In Crozier’s poem, the child is still as vulnerable. There is still as much potential for inevitable loss and grief. But her poem adds, “how little time we have to love each other.”   Each. And other.  The individual, and those who are at once separate from and connected to us.

Still, there are many potential subject areas that enable poets to think of themselves in connection with other human beings. Who could count the number of poems written in this century or any other about what holds us together as lovers, as soldiers, as acolytes.

So I want to take it up one more level. I think this feminist-inspired opening of doors on the family has offered us something more – a new role as poets. Or, not so much a new role, but a reopening of the door to an old conception of our place in the world.

For this idea, I went back to Czeslaw Milosz’s book, The Witness of Poetry. One of its major themes is his hypothesis, “that the gloom in the poetry of our century has been gradually increasing.” He reviews the history of the poet’s stance – away from the Romantic concept that the poet speaks for the rest of humanity, through the rise of the symbolists.

“The symbolists discovered the idea of a poem as an autonomous, self-sufficient unit, no longer describing the world, but existing instead of the world.” He goes on to say that as poets of today, we inherit this basic quarrel between bohemian and philistine, and adds: “It was not the best preparation for the encounter with a reality that grew more gigantic and more ominous with every decade, increasingly eluding the grasp of the mind.”

Irony entered into our soul. It seemed like the only suitable stance vis-a-vis the world. We could be allowed assume a more engaged stance if we were writing poetry of witness, poetry on the side of the besieged. Neruda, contemplating his country, could be engaged, affirming. But for those of us in the western world to write about our petty little lives in the face of an absurd world – well, that was only a sign of naivete or an indication your real vocation lay in pop lyrics.

However, feminism allowed a lot of us to become engaged, to stand unabashedly on the side of one thing, against something else. It did represent a hope of change. We had permission to be passionate.  And once we acknowledged the importance of “women’s” issues, it helped legitimize them as a fit subject for poetry – at first for women writers, but then for male writers as well.

And, bad as family life can get, it’s not all bad. You can’t write about the birth of a loved and wanted child without celebration, without connectedness. You can’t force every poem on this subject into a poem of alienation or despair. So it allows us to take up the role that many of us secretly missed – the ‘romantic’ role of the poet as the voice of community and common humanity.

Finally, it allows us tenderness. Which takes me back to my title. The line comes from one of Sylvia Plath’s late poems, written in the months before she killed herself. It asks what happens after – after the mystic experience, after you have been seized by something huge and then abandoned.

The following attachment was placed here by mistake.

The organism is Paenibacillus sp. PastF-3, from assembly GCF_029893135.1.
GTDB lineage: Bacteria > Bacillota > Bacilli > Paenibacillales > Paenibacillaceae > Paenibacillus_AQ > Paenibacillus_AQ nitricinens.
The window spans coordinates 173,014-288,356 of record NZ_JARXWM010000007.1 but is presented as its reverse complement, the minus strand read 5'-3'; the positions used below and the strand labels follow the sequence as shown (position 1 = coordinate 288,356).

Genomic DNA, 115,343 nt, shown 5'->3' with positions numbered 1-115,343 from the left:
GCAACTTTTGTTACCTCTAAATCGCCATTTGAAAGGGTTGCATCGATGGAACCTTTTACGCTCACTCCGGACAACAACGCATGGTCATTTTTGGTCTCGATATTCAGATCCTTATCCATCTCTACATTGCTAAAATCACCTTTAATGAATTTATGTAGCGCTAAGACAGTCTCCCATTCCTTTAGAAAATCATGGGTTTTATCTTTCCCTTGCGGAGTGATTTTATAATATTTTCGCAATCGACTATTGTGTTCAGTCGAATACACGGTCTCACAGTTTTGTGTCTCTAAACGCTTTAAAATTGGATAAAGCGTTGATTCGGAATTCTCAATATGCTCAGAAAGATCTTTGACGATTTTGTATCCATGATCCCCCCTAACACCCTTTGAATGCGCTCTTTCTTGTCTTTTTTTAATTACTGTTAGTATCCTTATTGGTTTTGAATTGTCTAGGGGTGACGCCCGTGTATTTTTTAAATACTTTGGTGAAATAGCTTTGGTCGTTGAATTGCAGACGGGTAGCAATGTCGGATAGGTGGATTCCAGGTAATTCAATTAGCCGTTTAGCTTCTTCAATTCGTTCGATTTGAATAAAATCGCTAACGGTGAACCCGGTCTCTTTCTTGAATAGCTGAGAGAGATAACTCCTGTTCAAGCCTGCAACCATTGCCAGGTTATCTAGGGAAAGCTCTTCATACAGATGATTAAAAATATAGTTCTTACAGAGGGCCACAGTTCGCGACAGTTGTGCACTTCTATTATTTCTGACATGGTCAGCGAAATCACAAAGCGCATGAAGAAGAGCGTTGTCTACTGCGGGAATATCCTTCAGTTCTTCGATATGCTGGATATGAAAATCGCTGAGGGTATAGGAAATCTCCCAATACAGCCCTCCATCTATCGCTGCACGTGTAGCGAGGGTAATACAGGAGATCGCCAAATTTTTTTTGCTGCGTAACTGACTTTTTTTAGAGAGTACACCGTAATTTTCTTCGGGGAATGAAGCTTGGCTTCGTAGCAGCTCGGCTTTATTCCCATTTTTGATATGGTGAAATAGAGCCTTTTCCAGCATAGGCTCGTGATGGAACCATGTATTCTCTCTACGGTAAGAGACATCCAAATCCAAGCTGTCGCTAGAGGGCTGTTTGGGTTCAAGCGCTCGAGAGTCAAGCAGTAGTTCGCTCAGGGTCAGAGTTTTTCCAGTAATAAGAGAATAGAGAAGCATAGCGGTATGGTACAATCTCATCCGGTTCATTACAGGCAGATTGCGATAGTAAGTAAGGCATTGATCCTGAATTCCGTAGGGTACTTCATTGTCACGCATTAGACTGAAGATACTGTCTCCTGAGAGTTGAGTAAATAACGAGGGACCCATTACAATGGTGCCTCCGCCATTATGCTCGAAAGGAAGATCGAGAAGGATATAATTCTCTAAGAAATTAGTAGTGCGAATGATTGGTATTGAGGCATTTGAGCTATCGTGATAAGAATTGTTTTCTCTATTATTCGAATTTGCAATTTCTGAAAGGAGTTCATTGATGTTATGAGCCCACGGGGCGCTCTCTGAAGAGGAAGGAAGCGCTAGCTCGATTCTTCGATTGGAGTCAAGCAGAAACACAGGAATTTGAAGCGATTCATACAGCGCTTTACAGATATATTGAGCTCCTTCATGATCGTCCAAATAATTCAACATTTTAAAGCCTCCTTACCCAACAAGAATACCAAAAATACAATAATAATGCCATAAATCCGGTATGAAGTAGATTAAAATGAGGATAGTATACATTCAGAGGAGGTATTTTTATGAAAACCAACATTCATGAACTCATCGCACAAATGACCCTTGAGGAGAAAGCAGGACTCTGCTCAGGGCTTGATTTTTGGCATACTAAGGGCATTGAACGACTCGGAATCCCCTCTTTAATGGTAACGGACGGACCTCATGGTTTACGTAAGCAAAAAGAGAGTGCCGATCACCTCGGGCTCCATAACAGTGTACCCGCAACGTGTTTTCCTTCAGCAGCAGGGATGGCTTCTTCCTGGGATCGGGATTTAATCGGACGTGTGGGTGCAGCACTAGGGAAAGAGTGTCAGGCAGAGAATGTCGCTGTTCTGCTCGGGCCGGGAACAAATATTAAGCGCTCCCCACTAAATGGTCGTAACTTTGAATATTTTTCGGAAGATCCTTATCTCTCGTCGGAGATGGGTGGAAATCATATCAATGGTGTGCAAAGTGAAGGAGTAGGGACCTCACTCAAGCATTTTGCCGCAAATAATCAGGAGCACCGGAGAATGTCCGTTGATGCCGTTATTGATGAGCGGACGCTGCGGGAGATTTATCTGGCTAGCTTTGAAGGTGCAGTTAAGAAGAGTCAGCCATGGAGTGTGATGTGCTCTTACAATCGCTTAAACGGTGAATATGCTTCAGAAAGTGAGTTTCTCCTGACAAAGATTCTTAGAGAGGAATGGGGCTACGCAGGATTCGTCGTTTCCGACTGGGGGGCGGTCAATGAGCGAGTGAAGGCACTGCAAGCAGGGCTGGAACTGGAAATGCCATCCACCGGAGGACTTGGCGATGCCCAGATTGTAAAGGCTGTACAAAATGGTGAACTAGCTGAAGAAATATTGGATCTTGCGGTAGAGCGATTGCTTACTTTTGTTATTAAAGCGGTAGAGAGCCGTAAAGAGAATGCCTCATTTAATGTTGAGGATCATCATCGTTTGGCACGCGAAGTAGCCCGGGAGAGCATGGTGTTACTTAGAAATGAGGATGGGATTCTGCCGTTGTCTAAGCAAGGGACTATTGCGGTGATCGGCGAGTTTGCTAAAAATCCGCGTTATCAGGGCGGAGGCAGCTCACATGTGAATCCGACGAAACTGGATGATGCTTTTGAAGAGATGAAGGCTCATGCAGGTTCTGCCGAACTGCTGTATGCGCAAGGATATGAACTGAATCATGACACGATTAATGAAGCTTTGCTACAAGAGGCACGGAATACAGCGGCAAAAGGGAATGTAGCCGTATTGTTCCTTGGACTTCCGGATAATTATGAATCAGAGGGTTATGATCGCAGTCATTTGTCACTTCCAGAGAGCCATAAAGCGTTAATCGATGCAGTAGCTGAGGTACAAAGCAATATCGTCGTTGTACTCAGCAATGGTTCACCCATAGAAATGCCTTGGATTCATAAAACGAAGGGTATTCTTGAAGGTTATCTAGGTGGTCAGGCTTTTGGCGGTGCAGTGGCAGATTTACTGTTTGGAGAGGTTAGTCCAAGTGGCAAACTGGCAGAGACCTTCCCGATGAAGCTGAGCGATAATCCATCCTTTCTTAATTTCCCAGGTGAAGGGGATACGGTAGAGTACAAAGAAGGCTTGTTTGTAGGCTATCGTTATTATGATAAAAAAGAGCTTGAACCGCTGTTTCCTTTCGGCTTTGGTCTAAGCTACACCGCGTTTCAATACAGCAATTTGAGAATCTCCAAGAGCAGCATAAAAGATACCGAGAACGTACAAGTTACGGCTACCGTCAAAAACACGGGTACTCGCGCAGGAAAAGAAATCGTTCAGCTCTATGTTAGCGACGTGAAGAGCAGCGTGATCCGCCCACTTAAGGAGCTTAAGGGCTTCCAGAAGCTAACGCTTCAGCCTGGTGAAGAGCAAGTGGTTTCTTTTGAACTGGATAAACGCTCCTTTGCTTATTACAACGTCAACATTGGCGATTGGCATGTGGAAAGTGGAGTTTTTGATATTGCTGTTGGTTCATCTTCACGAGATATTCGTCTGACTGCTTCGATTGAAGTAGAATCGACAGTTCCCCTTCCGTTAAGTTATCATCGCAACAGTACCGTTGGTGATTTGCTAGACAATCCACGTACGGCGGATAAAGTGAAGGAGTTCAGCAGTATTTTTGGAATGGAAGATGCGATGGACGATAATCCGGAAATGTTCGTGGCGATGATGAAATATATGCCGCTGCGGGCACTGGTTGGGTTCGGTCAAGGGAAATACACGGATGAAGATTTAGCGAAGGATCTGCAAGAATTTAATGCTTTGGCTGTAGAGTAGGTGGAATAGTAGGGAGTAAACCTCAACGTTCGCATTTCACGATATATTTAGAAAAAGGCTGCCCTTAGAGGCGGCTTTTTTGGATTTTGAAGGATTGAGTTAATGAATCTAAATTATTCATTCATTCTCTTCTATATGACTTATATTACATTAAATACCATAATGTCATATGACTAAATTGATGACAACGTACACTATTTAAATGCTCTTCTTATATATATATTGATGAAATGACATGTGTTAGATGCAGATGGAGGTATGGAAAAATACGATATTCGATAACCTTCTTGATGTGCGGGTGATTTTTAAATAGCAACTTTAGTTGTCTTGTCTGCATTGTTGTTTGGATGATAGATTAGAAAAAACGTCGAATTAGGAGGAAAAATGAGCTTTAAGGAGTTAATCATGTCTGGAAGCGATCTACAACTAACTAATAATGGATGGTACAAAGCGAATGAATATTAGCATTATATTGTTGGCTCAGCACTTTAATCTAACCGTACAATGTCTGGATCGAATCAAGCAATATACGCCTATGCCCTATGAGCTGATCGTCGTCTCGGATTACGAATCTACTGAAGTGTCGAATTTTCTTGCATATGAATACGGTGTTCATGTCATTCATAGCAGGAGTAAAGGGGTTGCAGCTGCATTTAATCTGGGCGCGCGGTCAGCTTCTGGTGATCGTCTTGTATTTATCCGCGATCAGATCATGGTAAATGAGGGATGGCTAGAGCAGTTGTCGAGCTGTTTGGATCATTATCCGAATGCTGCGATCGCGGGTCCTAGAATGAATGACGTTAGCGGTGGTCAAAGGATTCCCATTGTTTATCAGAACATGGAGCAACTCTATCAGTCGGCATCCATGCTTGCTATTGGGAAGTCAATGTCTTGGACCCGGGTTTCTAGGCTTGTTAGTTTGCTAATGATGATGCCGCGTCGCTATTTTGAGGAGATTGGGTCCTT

Plath, writing in the post-war, pre-feminist period, did of course write extensively about family. However, even if that subject was not yet ‘fashionable,’ she got the one important thing right for the poet’s voice at the time – alienation; family as cage. Partly this was because of her own world view. But also, there was no real option for her, either as a woman trying to be a poet, or as a poet trying to be in the world. It’s the bad-daddy poems that get anthologized as emblematic – typical of Plath, typical of the period. Not these lines:

 

Is there no great love, only tenderness?

Does the sea

 

Remember the walker on it?

Meaning leaks from the molecules.

The chimneys of the city breathe, the window sweats,

The children leap in their cots.

The sun blooms, it is a geranium.

 

The heart has not stopped.[3]

I read these lines as an infinitely tender. Infinitely sad, too, perhaps. But they affirm that the children leaping in their cots are intimately connected to the breathing, sweating house, to the blooming sun and to the heart that has not stopped – the poet’s heart.

Today, tenderness spills over into poems that, on the surface have nothing to do with family. I think of P.K. Page’s glosa about caring for – tending – the earth.

It has to be loved as if it were embroidered

with flowers and birds and two joined hearts upon it.

It has to be stretched and stroked.

It has to be celebrated.

O this great beloved world and all the creatures in it.

It has to be spread out, the skin of this planet.[4]

 

I expect that a poem like this will find its way into the anthologies of late-twentieth century poetry – and it’s largely because feminism has indeed changed the language of love.

Footnotes

[1]
Lorna Crozier, Everything Arrives at the Light (Toronto, McClelland & Stewart, 1995), p. 34
[2]
Adrienne Rich, Of Woman Born (New York, W.W. Norton, 1995), p. 31
[3]
Sylvia Plath, Poems, (New York, Alfred A. Knopf, Everyman’s Library Pocket Poets, 1998, ed. Diane Wood Middlebrook), p. 232
[4]
P.K. Page, Hologram, (London, Ont., Brick Books, 1994) p. 42